A Canadian man is not happy after American Border agents seized mail he sent to relatives in the United States last year. It was not just an everyday letter, but instead, it actually had $500,000 inside for his family to have.
The Ottawa man, David Saikaley, even sought out the approval and advice of a banker before following through with his decision, which eventually cost him when his money got stuck at the border.
Saikaley and his wife took care of his mother's cousin, Helen Cuccaro, for over a decade, and after her death in 2016, took over as the executors of the will the relative left. She wanted the remainder of her estate to be sent to five remaining relatives living in the American state of Ohio.
Saikaley visited a TD Canada Trust bank in Ottawa after learning that one of the beneficiaries' health was quickly deteriorating. His health was declining and he lacked medical insurance to cover bills related to the treatment of his diabetes, skin cancer, and kidney transplant.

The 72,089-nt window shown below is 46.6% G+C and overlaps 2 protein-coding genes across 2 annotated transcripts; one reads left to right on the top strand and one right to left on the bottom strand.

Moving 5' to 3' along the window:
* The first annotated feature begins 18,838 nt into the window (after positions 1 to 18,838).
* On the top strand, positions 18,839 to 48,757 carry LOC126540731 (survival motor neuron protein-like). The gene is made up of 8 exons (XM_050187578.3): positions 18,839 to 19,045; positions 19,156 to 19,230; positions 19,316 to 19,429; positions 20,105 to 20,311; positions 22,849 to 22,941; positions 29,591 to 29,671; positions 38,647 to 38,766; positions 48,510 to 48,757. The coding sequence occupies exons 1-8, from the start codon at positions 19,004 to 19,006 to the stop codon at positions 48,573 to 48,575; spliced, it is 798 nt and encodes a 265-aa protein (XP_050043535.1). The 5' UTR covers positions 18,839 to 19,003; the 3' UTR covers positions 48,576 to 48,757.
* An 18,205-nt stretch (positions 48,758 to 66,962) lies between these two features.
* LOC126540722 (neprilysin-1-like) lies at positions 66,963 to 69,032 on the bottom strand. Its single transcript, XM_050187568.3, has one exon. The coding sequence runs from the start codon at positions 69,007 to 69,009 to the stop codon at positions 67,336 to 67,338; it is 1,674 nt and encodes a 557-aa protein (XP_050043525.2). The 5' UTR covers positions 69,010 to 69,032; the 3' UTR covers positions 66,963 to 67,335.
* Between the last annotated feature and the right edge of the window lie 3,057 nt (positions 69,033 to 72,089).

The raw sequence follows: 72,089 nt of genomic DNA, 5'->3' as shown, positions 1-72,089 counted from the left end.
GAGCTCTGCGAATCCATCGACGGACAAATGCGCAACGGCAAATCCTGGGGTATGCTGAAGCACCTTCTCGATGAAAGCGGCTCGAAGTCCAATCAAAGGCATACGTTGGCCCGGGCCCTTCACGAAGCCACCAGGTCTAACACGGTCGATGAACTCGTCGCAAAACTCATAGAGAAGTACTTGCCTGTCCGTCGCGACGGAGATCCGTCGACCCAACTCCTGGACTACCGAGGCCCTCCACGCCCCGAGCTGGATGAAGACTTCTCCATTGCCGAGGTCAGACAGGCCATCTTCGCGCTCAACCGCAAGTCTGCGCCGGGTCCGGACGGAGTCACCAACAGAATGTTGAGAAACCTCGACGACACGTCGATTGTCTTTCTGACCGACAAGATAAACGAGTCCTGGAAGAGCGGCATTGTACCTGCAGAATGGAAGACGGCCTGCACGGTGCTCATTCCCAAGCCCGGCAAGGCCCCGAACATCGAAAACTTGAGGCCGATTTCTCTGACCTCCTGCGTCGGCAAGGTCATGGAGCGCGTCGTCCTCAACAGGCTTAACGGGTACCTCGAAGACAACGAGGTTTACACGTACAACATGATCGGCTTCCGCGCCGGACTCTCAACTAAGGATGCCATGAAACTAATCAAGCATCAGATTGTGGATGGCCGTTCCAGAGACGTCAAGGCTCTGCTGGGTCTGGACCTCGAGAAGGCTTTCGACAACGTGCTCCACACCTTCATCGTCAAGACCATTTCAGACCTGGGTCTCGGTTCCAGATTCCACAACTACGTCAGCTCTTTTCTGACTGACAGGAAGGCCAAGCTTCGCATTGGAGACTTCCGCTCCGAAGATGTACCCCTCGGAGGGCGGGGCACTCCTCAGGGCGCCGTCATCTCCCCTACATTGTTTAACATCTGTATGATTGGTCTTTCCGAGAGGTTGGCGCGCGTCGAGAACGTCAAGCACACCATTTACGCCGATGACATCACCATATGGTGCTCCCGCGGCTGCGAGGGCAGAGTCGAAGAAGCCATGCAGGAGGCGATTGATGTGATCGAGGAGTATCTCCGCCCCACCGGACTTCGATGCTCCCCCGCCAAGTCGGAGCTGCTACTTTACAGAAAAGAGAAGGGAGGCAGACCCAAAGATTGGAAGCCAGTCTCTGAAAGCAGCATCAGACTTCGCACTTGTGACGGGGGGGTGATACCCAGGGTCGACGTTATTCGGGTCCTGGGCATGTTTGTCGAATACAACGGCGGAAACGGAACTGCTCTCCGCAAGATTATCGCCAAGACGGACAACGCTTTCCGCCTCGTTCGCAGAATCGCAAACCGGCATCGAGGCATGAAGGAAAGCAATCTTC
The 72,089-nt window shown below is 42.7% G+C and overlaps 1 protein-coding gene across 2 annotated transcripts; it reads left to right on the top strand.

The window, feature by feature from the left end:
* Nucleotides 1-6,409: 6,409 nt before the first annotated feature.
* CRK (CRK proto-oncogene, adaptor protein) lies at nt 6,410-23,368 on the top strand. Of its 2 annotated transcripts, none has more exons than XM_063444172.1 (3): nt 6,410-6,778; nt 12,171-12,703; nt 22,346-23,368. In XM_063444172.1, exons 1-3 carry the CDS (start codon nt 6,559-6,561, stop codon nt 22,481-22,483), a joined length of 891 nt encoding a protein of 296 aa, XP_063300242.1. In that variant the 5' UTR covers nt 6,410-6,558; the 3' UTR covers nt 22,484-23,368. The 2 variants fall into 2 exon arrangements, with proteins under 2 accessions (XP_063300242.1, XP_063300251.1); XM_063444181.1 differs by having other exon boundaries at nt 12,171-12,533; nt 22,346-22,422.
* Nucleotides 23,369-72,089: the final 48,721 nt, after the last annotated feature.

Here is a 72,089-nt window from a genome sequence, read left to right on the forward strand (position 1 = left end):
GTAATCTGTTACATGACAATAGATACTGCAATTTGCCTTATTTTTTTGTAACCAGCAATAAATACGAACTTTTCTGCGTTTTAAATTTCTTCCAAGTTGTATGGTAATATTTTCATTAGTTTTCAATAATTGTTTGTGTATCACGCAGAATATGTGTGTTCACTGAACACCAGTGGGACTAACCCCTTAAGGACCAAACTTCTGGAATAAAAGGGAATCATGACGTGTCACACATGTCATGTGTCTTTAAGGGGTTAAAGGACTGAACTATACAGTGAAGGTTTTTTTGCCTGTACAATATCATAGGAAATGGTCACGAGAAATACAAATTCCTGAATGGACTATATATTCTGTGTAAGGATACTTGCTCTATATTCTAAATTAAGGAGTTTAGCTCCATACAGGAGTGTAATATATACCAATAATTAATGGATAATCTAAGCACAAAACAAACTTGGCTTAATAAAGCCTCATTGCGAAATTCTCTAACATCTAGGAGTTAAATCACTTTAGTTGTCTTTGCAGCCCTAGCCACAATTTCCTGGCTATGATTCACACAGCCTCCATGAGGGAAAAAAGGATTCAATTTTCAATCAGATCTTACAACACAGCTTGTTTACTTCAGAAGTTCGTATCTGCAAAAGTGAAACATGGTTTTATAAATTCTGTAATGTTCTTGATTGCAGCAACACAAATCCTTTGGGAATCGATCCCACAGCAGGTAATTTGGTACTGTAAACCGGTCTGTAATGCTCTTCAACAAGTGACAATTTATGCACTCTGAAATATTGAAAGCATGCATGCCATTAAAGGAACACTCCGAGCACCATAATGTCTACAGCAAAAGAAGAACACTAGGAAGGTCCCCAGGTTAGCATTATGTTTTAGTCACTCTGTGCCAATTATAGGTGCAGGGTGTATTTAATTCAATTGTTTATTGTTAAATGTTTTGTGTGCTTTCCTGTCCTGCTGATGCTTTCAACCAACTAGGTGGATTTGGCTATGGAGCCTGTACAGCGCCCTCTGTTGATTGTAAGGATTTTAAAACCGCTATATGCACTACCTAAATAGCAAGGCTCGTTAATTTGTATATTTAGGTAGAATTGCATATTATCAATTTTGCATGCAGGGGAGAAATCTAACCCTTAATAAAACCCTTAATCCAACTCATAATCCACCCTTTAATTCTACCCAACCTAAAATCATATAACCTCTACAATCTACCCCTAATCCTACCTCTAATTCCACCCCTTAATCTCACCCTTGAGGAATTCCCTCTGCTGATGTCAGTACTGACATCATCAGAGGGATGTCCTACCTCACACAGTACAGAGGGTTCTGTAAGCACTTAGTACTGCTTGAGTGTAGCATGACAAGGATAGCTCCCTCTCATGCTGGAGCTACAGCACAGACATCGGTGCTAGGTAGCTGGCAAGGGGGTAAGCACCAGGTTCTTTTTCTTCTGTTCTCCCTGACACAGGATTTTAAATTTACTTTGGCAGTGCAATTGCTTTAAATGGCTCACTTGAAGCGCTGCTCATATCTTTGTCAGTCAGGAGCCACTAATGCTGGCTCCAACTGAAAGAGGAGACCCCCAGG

The TD banker told Saikaley that the most effective way for the man to get the money across the border would be to mail over bank drafts.
The Ottawa resident claims that afterwards, he and his wife drove right to FedEx where they paid extra to ship the bank drafts overnight to Ohio. Instead of their money, the relatives received a letter from American CBP (Customs and Border Protection) claiming that the drafts were considered counterfeit and had been detained in Indianapolis.
The CBP state on their website that money must be cleared through Washington first before being sent over into the U.S. if it's more than $10,000.
While Saikaley did admit that he didn't do his own research, he's upset because he trusted the bank to advise him in a safe and legal way. Instead, the money has been held at the border for almost a whole year.
The family is continuing to petition that the money is real and not counterfeit, but their last was denied due to lack of evidence. They've appealed but it could be November before anyone hears the claim.
As for the sick relative, he continues to watch his bills pile up and is left with very few options.
"I have no food. I have no money to buy anything. I have nobody to help me much," he explained to CBC. Currently, he is dependant on daily visits from Meals on Wheels to get by.
While Saikaley may have been on the wrong side of the law, TD should be advising customers with knowledge and not mistakes.